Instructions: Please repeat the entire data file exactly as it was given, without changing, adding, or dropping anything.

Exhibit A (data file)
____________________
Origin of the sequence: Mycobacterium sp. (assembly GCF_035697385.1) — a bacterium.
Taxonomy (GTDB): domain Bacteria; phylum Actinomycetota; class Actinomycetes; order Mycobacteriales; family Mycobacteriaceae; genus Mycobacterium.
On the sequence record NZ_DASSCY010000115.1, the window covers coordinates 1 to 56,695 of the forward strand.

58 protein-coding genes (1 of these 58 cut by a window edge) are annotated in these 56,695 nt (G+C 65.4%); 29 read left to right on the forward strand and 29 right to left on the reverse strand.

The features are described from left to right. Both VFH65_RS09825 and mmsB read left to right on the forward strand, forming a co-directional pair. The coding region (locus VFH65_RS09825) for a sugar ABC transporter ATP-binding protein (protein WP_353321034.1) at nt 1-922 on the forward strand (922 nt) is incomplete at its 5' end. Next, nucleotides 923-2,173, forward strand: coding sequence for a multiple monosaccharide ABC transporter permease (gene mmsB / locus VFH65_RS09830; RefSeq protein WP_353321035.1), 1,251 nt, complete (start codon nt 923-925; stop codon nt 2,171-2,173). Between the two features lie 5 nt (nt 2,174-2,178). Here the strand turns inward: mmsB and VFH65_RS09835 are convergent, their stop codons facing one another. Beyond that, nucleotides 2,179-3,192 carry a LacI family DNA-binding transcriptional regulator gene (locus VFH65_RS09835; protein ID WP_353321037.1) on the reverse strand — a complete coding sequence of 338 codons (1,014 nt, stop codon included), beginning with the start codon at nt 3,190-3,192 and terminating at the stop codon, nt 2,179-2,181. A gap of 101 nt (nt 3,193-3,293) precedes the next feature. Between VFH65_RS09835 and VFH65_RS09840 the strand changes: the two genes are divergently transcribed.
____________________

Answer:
Origin of the sequence: Mycobacterium sp. (assembly GCF_035697385.1) — a bacterium.
Taxonomy (GTDB): domain Bacteria; phylum Actinomycetota; class Actinomycetes; order Mycobacteriales; family Mycobacteriaceae; genus Mycobacterium.
On the sequence record NZ_DASSCY010000115.1, the window covers coordinates 1 to 56,695 of the forward strand.

58 protein-coding genes (1 of these 58 cut by a window edge) are annotated in these 56,695 nt (G+C 65.4%); 29 read left to right on the forward strand and 29 right to left on the reverse strand.

The features are described from left to right. Both VFH65_RS09825 and mmsB read left to right on the forward strand, forming a co-directional pair. The coding region (locus VFH65_RS09825) for a sugar ABC transporter ATP-binding protein (protein WP_353321034.1) at nt 1-922 on the forward strand (922 nt) is incomplete at its 5' end. Next, nucleotides 923-2,173, forward strand: coding sequence for a multiple monosaccharide ABC transporter permease (gene mmsB / locus VFH65_RS09830; RefSeq protein WP_353321035.1), 1,251 nt, complete (start codon nt 923-925; stop codon nt 2,171-2,173). Between the two features lie 5 nt (nt 2,174-2,178). Here the strand turns inward: mmsB and VFH65_RS09835 are convergent, their stop codons facing one another. Beyond that, nucleotides 2,179-3,192 carry a LacI family DNA-binding transcriptional regulator gene (locus VFH65_RS09835; protein ID WP_353321037.1) on the reverse strand — a complete coding sequence of 338 codons (1,014 nt, stop codon included), beginning with the start codon at nt 3,190-3,192 and terminating at the stop codon, nt 2,179-2,181. A gap of 101 nt (nt 3,193-3,293) precedes the next feature. Between VFH65_RS09835 and VFH65_RS09840 the strand changes: the two genes are divergently transcribed.